Fun with Patterns

We’re big pattern fans here at Utile (a segment of our office consists of closeted Studio Alchimia and Memphis enthusiasts).




Top: Memphis Illustration, date unknown. Above: George J. Sowden, interior designs, 1983.

So, we were thrilled to see Andrew Zago’s recent drawings for the MoMA Foreclosed exhibit.


I have some doubts about the overall exhibit premise and the projects, but I do appreciate the hint of heterogeneity and lack of architectural totalitarianism in Zago Architecture’s rendering style.

– Meera

Reed Hilderbrand is notable!

We are pleased to see our good friends—and frequent collaborators—at Reed Hilderbrand called out by Charles Birnbaum of the Cultural Landscape Foundation as one of the ten “notable developments in landscape architecture” in 2011:

On the outskirts of Boston, Watertown, Mass.-based landscape architecture practice Reed Hilderbrand is one of today’s most influential design firms. This past year saw the unveiling of five distinct and significant public spaces: Kaufmann Center for the Performing Arts, Kansas City (with Moshe Safdie architect), the design leverages the site’s 60′ elevation change weaving in terraces and slopes that connect to neighboring communities; Chazen Museum of Art, University of Wisconsin, Madison, (Machado + Silvetti Associates, architects), a two-block extension provides a new Arts Piazza while creating a site for an expanded out­door sculpture program; Clyfford Still Museum, Denver, Co., a new urban park–in the form of an earthen plinth that grounds the building and provides a respite from the downtown; Poetry Foundation, Chicago, Ill. (John Ronan Architects), located within a new two-story translucent frame headquarters, the garden has been designed to host intimate poetry readings and small gatherings, while accommodating easy movement through the courtyard and into the building; and the Center for Advancement of Public Action, Bennington Campus, Vt. (Todd Williams Billie Tsien Architects) which integrates this contemporary center into the campus by embracing its rich landscape palimpsest: the hedgerows that mark 19th century field patterns and the meadow and pond surviving from the early 20th century estate era which today form the heart of the college.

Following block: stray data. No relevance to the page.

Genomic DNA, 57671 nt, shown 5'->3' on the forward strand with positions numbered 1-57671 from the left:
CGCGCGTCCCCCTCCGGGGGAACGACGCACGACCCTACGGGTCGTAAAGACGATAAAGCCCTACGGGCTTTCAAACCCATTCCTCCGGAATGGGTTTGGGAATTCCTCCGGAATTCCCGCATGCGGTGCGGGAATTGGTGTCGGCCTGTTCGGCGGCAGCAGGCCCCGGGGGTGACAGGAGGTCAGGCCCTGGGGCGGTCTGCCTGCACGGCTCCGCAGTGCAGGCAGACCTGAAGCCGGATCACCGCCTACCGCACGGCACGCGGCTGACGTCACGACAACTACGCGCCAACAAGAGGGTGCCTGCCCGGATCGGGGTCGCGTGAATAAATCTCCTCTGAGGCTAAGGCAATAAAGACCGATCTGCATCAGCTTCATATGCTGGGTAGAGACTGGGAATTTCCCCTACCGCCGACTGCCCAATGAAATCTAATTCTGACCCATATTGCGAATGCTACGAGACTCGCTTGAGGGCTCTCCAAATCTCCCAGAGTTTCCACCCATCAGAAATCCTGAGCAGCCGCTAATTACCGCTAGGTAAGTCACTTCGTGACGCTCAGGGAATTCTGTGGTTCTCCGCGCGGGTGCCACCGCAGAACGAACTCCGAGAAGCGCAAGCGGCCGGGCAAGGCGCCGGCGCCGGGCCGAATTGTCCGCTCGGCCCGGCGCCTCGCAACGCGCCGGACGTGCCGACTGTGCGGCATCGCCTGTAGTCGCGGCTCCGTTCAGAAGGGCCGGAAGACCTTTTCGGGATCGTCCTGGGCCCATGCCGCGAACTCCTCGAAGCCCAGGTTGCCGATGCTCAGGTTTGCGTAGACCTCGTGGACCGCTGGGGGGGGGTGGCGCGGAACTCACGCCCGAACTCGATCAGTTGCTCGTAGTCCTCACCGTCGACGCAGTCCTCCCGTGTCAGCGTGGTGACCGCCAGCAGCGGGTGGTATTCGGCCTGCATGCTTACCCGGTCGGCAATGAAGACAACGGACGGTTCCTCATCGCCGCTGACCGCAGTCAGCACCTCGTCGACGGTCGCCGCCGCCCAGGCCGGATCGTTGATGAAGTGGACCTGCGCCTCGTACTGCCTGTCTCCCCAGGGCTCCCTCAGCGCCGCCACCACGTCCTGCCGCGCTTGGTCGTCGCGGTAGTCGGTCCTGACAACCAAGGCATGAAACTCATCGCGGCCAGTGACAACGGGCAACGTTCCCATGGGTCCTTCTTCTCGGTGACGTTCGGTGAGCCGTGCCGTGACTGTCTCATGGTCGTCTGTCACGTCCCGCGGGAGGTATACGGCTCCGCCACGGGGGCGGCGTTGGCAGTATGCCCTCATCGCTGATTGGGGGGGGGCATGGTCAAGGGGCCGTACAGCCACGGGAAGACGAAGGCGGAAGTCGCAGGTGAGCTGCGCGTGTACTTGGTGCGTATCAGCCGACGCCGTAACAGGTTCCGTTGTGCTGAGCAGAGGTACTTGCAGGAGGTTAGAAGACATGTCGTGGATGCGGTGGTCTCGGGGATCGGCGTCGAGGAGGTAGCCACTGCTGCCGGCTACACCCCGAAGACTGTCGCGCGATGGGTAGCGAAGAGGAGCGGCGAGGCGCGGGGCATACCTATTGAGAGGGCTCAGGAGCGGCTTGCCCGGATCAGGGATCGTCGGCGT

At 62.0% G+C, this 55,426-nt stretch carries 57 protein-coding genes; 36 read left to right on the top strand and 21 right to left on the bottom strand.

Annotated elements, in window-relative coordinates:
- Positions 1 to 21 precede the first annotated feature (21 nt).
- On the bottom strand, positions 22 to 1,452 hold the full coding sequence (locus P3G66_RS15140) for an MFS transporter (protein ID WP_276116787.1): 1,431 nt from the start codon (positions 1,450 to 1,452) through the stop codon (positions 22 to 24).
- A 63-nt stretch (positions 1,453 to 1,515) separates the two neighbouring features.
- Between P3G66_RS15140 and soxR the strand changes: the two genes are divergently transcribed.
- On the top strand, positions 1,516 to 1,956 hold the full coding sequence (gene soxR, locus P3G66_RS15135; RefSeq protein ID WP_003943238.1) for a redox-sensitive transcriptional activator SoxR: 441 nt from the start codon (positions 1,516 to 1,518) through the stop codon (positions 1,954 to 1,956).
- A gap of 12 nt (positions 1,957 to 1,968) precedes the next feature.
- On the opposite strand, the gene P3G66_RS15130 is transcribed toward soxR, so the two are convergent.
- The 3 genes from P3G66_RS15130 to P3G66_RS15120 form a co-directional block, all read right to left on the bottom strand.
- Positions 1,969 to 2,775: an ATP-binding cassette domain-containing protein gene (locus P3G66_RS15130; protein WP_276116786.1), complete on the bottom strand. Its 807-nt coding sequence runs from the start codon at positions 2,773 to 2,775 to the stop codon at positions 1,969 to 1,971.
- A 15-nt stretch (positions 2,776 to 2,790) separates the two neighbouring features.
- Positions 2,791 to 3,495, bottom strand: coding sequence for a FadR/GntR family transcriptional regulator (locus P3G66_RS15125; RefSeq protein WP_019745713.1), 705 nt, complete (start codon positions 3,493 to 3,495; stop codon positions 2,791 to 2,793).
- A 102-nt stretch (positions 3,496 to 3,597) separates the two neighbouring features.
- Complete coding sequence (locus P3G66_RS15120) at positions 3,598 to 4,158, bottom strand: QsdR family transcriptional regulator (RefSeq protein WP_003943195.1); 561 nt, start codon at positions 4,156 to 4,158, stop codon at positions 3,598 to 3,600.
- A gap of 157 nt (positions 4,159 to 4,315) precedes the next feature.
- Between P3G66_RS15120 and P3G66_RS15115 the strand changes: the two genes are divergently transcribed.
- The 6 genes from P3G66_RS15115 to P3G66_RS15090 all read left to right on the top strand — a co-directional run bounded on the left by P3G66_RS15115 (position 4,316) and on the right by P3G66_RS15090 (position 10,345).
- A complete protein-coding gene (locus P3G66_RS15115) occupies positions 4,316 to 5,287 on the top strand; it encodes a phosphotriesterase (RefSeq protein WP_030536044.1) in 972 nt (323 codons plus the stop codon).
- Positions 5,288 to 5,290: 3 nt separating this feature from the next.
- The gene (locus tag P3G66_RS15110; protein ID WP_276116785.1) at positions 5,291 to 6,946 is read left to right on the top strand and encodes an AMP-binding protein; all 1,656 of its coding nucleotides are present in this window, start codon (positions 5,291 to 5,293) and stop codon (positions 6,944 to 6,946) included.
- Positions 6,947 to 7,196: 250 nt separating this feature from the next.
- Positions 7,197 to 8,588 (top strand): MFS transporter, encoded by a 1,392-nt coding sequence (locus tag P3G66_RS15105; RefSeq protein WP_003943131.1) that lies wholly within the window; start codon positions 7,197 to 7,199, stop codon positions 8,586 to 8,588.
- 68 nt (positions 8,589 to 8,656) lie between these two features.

Above: Clyfford Still Museum, Denver, Colorado. Allied Works (architecture) and Reed Hilderbrand (landscape architecture).

Flush Bay

A nice essay in subtractive figuration – or what to do if you want a ground level bay window, but don’t have the real estate to pull it off. This example is located at the corner of Beacon and Somerset Streets.